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Lincoln Elementary School is a Kindergarten through 5th grade school which is a part of the Oakland Unified School District.


225 - 11th Street, Oakland, California 94607



Historical Tidbits

Dickey OverlayOn May 23, 1896, eleven-year-old Dickey Overlay, a pupil at Lincoln School, gave part of his leg to his sister who needed a chunk of flesh to save her arm. The operation was performed at Fabiola Hospital. 16 year old Priscilla had been injured 5-weeks before while working at a factory in Contra Costa County and when the doctors said that they wanted younger flesh than their father could provide, Dickey bravely stepped up, saying that he would do anything for his sister.2

In 1887 the Principal of Lincoln School was J. W. McClymonds, along with the staff of 13 teachers; Mrs. Margaretta L. Hoyt, Miss Virginia D. Heath, Mrs. Sophia B. Gates, Miss Joanna M. O'Meara, Miss Mary D. Bull, Miss Etta L. Thompson, Miss Ella Ferry, Miss Letitia S. Aldrich, Miss Lydia H. Campbell, Miss Annie R. Dargie, Mrs. Etha F. Garlick, Miss Esther S. Elder, and Mrs. Naomi B. Keer.  Robert Irvine was the school janitor.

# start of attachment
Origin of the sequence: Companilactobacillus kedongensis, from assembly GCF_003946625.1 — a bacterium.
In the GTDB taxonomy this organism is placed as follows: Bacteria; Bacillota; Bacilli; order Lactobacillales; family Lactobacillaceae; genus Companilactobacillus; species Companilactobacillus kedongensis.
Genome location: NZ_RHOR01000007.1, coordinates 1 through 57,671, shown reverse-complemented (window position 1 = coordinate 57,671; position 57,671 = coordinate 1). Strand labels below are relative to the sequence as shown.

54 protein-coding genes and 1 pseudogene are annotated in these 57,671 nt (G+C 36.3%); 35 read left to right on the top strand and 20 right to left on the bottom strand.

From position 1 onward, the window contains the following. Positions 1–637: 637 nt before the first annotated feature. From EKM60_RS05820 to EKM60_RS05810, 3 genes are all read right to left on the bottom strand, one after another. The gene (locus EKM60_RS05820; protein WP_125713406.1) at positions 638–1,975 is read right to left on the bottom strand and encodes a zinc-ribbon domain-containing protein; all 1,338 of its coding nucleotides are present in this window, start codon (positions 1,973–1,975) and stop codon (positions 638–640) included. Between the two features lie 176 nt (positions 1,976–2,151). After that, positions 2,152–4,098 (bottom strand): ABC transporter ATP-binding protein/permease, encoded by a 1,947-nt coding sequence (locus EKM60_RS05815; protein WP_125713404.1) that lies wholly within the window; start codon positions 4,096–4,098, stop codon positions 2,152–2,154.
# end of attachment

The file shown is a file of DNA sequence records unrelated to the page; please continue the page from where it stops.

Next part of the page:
On March 17, 1908 twelve-year-old Ferdinand Hoffman was summoned to Youth Court for refusal to attend Lincoln School. He stated that he would not go to school with "Chinamen" and didn't want to sit near them, either. At the time the neighborhood was described by the San Francisco Chronicle as being close to "one of Oakland's choicest residence [sic] districts and yet only a few blocks from Oakland's Chinatown." Thus the students came from "the fashionable white families and also the Celestial [sic] quarter." 

Lincoln School, Oakland, California (1910) 3

Judge F. B. Ogden presided over the Youth Court and told Hoffman that he had to suck it up and go to school, whether he liked it or not. According to the Chronicle, the judge told him he shouldn't be prejudiced, and moreover, even if he were, he needed to listen to his parents and teachers when they told him to go to school. Hoffman said he would.1


Links and References

  1. "Race Question Raised By Boy." San Francisco Chronicle: Mar 18, 1908.
  2. "Gave His Flesh For His Sister." The San Francisco Call: May 24, 1896.
  3. Image(s) used by permission of the UC Berkeley, Bancroft Library